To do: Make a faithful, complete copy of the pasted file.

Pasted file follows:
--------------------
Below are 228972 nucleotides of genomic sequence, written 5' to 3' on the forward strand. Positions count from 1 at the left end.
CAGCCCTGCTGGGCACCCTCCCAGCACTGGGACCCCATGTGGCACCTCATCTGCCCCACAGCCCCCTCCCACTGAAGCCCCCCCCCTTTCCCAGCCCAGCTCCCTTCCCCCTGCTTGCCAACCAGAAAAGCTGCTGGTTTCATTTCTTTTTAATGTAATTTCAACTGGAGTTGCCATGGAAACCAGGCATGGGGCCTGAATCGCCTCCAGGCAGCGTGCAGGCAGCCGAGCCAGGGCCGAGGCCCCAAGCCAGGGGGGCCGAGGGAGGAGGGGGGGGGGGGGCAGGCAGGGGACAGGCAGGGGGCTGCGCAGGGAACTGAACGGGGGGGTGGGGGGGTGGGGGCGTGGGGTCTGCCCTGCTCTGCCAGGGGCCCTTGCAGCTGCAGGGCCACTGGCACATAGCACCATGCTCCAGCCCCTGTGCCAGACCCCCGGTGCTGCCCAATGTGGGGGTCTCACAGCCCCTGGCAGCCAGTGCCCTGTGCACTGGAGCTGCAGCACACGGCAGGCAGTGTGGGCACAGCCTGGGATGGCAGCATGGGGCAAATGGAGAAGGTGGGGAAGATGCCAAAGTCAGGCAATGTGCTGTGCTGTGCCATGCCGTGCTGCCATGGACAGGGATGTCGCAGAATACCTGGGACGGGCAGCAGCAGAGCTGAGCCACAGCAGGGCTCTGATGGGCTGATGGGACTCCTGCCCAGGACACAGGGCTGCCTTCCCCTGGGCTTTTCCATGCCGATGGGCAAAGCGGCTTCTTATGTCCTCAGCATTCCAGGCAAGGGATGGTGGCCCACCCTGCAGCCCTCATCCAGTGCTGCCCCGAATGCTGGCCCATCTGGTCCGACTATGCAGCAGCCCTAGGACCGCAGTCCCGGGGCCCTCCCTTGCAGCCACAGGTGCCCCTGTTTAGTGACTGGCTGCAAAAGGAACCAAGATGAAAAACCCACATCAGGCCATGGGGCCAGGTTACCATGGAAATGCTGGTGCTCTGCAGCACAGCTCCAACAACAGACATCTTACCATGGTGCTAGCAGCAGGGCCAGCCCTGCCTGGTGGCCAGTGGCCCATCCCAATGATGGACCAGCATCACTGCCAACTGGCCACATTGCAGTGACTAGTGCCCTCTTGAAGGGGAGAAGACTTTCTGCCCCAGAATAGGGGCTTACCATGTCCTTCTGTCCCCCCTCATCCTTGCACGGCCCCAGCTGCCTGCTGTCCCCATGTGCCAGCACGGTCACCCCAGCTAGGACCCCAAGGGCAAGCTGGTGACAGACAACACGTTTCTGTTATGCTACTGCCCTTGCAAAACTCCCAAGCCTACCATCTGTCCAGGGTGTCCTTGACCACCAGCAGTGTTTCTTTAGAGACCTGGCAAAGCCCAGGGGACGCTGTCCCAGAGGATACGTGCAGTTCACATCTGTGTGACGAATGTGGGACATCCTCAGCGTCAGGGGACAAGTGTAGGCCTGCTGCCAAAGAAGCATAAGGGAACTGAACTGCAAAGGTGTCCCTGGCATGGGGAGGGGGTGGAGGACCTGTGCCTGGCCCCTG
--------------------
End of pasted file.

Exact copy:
Below are 228972 nucleotides of genomic sequence, written 5' to 3' on the forward strand. Positions count from 1 at the left end.
CAGCCCTGCTGGGCACCCTCCCAGCACTGGGACCCCATGTGGCACCTCATCTGCCCCACAGCCCCCTCCCACTGAAGCCCCCCCCCTTTCCCAGCCCAGCTCCCTTCCCCCTGCTTGCCAACCAGAAAAGCTGCTGGTTTCATTTCTTTTTAATGTAATTTCAACTGGAGTTGCCATGGAAACCAGGCATGGGGCCTGAATCGCCTCCAGGCAGCGTGCAGGCAGCCGAGCCAGGGCCGAGGCCCCAAGCCAGGGGGGCCGAGGGAGGAGGGGGGGGGGGGGCAGGCAGGGGACAGGCAGGGGGCTGCGCAGGGAACTGAACGGGGGGGTGGGGGGGTGGGGGCGTGGGGTCTGCCCTGCTCTGCCAGGGGCCCTTGCAGCTGCAGGGCCACTGGCACATAGCACCATGCTCCAGCCCCTGTGCCAGACCCCCGGTGCTGCCCAATGTGGGGGTCTCACAGCCCCTGGCAGCCAGTGCCCTGTGCACTGGAGCTGCAGCACACGGCAGGCAGTGTGGGCACAGCCTGGGATGGCAGCATGGGGCAAATGGAGAAGGTGGGGAAGATGCCAAAGTCAGGCAATGTGCTGTGCTGTGCCATGCCGTGCTGCCATGGACAGGGATGTCGCAGAATACCTGGGACGGGCAGCAGCAGAGCTGAGCCACAGCAGGGCTCTGATGGGCTGATGGGACTCCTGCCCAGGACACAGGGCTGCCTTCCCCTGGGCTTTTCCATGCCGATGGGCAAAGCGGCTTCTTATGTCCTCAGCATTCCAGGCAAGGGATGGTGGCCCACCCTGCAGCCCTCATCCAGTGCTGCCCCGAATGCTGGCCCATCTGGTCCGACTATGCAGCAGCCCTAGGACCGCAGTCCCGGGGCCCTCCCTTGCAGCCACAGGTGCCCCTGTTTAGTGACTGGCTGCAAAAGGAACCAAGATGAAAAACCCACATCAGGCCATGGGGCCAGGTTACCATGGAAATGCTGGTGCTCTGCAGCACAGCTCCAACAACAGACATCTTACCATGGTGCTAGCAGCAGGGCCAGCCCTGCCTGGTGGCCAGTGGCCCATCCCAATGATGGACCAGCATCACTGCCAACTGGCCACATTGCAGTGACTAGTGCCCTCTTGAAGGGGAGAAGACTTTCTGCCCCAGAATAGGGGCTTACCATGTCCTTCTGTCCCCCCTCATCCTTGCACGGCCCCAGCTGCCTGCTGTCCCCATGTGCCAGCACGGTCACCCCAGCTAGGACCCCAAGGGCAAGCTGGTGACAGACAACACGTTTCTGTTATGCTACTGCCCTTGCAAAACTCCCAAGCCTACCATCTGTCCAGGGTGTCCTTGACCACCAGCAGTGTTTCTTTAGAGACCTGGCAAAGCCCAGGGGACGCTGTCCCAGAGGATACGTGCAGTTCACATCTGTGTGACGAATGTGGGACATCCTCAGCGTCAGGGGACAAGTGTAGGCCTGCTGCCAAAGAAGCATAAGGGAACTGAACTGCAAAGGTGTCCCTGGCATGGGGAGGGGGTGGAGGACCTGTGCCTGGCCCCTG